Archive for June, 2010

Monday, June 28, 2010

The preview got me.  The scene was pure apocalypse.  Stylized tones, not quite sepia, more a copper-toned beige.  The landscape – barren; desert wasteland, but not really.  The absence of shrubs or trees or gardens was not because this is an arid sand dune.  Rather, some shocking sort of massive incineration scorched the land as far as the eye can see.

A sole pedestrian moves across the screen, wearing sunglasses and layered, tattered clothing.  He is reminiscent of a homeless wanderer roaming the mean streets of the city; but here, any trace of the city was gone.  His path is not random.  This man is on a mission.  A close up on the face brings recognition – it is Denzel Washington behind those shades in the role of a lone man heading west.  Why and where remain a mystery that will unfold as the story is told.

The trailer got me interested and curious.  So I rented the DVD.  The Book of Eli intrigued me and held my attention from the opening scenes.  Be forewarned: the film earns its rating (“R”) for language and violence.  Be also forewarned that I’ll be giving away some of the key elements of the story in the next few paragraphs.  So there are two reasons to stop reading now.  Well… come to think of it, I want you to read at least this one more sentence:  Strange as it may seem, the Book of Eli delivers a highly biblical message.

In Eli’s foreboding world, Planet Earth has been the victim of a (in Bill Murray’s unforgettable phrase from Ghostbusters) “disaster of biblical proportions.”  As the camera pans the horizon, following Eli down a deserted highway or over a ridge, you see the wreckage.  There are immense craters that indicate meteor hits, random and catastrophic.  There are rotting jumbo jets in the sand, broken into pieces in attempted crash landings long ago.  The countryside is littered with the wreckage of burned out vehicles, cars and trucks, all abandoned and not a human being in sight.  If you let yourself connect the dots, you’ll think of “Left Behind” or “2012” but this movie doesn’t feel cornball or mainstream epic blockbuster.  The Hughes brothers (co-directors) are more in the mode of those Cohen brothers and their Fargo or No Country for Old Men.  It is highly stylized with graphic violence and intensity.  And you can’t help but wonder – who is Eli?  What happened?  Where is he going?  And what’s this about “the Book”?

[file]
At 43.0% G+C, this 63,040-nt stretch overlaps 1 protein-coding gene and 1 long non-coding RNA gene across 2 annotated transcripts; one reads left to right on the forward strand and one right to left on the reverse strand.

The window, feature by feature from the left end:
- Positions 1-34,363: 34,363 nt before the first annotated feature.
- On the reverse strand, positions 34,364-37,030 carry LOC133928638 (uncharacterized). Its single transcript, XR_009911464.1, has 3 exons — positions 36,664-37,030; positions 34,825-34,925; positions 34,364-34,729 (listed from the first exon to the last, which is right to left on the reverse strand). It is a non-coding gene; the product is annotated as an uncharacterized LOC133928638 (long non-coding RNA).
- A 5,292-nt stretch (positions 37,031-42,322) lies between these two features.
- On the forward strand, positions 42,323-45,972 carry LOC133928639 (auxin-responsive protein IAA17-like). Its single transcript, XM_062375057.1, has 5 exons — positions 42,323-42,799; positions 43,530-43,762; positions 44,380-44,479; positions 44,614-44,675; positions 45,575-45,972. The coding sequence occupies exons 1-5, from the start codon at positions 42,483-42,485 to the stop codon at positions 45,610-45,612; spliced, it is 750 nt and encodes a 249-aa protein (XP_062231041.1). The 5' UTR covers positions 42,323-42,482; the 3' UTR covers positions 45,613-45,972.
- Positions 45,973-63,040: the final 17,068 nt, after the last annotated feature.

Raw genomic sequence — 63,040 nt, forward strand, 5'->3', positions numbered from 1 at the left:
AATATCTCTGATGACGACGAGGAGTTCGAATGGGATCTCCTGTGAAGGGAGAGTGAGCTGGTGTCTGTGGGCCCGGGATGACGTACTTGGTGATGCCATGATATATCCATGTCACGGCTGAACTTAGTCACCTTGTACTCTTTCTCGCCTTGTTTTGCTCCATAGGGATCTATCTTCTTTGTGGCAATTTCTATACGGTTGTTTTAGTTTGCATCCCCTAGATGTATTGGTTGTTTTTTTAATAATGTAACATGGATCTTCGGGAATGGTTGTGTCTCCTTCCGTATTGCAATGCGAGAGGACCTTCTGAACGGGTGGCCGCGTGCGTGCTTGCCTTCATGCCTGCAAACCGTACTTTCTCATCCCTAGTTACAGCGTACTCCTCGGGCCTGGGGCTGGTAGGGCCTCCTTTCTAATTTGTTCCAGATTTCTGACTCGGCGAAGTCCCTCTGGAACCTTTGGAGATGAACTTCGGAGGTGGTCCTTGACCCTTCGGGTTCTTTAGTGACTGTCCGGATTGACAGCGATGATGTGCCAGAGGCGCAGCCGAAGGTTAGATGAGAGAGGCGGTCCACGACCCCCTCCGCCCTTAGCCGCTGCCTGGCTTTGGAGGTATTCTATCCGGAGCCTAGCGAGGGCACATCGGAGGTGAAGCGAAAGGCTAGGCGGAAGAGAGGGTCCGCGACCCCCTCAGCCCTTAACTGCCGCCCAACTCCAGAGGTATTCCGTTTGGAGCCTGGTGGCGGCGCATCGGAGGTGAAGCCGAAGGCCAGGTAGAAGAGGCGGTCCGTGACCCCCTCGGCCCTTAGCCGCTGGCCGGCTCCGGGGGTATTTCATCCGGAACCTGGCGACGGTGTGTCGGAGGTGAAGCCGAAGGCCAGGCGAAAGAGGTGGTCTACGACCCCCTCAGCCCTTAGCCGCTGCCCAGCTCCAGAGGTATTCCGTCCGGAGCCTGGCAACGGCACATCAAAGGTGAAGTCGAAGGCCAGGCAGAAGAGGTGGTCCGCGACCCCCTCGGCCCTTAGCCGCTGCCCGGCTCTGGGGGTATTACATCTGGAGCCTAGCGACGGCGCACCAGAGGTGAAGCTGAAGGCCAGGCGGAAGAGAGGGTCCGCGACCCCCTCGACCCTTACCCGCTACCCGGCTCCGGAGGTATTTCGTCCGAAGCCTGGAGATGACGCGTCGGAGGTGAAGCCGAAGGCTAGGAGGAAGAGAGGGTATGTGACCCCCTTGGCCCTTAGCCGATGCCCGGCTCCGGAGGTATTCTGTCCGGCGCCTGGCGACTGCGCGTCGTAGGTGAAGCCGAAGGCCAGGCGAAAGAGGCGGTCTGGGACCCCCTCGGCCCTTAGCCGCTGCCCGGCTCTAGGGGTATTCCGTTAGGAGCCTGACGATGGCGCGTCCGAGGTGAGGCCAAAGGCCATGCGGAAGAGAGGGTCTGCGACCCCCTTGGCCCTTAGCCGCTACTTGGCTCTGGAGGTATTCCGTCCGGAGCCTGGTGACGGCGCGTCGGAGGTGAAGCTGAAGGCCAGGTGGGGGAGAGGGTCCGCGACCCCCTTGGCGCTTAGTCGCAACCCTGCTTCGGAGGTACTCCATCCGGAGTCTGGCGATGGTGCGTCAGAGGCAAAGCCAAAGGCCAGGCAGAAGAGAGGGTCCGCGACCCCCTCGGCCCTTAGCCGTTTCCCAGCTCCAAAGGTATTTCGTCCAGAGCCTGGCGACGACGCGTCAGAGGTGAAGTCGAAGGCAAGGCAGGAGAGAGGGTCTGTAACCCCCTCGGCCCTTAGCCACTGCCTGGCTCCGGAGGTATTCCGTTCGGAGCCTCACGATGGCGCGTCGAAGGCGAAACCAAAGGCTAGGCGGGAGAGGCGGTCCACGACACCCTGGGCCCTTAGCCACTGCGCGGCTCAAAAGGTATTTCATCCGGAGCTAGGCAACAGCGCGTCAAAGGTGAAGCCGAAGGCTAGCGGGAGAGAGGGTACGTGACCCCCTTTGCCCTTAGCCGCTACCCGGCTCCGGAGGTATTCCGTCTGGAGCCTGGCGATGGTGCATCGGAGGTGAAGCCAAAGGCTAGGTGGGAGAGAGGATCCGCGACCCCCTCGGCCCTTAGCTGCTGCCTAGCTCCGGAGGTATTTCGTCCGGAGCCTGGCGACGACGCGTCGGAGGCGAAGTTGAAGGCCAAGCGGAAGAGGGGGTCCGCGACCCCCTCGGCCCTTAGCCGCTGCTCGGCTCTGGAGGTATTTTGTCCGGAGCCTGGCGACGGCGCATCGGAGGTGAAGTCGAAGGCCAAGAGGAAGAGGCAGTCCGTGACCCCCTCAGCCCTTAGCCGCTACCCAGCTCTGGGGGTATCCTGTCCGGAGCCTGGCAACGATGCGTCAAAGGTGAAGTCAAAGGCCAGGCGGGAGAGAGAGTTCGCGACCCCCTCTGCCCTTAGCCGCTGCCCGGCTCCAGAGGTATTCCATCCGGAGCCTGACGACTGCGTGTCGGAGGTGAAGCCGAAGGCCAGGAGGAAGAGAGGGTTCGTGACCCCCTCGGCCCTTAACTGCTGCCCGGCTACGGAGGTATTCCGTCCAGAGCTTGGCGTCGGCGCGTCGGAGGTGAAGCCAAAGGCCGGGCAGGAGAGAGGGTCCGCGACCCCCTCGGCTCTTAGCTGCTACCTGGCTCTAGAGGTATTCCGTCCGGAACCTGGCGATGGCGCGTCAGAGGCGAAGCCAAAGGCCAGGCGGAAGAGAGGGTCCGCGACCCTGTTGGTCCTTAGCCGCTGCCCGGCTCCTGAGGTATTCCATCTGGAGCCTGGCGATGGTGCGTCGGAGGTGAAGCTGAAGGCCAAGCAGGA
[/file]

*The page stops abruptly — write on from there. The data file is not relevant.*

Eli established himself as a fearless warrior who will not initiate violence, but will defend himself against all aggression.  His ferocity in battle is unmatched.  In the grim aftermath of global disaster, he gets the attention of a local warlord named Carnegie who is searching the territory for one particular book.  Carnegie learns through his girlfriend’s daughter, Solara, that Eli is in possession of a mysterious volume.  Eli is secretive and protective.  The two survivors are matched antagonists – the aggressor versus the defender.

But what is the Book?  And why is it so consequential?  And where is Eli going, anyway?

Well, here it comes: the Book is the Bible.  The New King James Version of the Bible, to be precise.  Eli quotes it to Solara.  “That’s beautiful,” she says.  She’s never heard of it, much less familiar with its contents.  When Carnegie figures out that Eli has a copy of the Bible, he sets everything else aside and races in hot, violent pursuit to wrest the leather-bound, latched book away from Eli.  We soon learn that Carnegie is convinced that possession of the Bible will secure his position as high priest of the territory he rules by brute force.

Eli is ready.

The premise of this mainstream film is that the massive cataclysm that impacted the globe thirty years before had something to do with predictions that were made in the Bible.  All of the Bibles worldwide where destroyed in the disaster; Eli’s copy is the only one remaining.  He has been entrusted with the volume and called to deliver the Book somewhere west.

A good friend of mine, John Frye, has written his own work of fiction that raises a similar point.  In his narrative, he imagines a day when the Scriptures disappear from the scene entirely and conjectures just how it might impact our society, culture and our personal lives.  He calls his book Out of Print.

The surprise ending of The Book of Eli I’ll not give away.  But for now, just know that Denzel Washington takes the lead in a science fiction action thriller that essentially views the Bible as a sacred text that is essential to our life on Planet Earth.

That sacred text can certainly be abused by the likes of Carnegie and his ilk.

If you do take time to watch the film, you’ll see that that same sacred text will cause the blind to see, bring hope and comfort to the helpless and give a man who has no more to lose a purpose for staying alive.

A mission, if you will.

Copyright 2010 Kenneth E Kemp

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Tuesday, June 22, 2010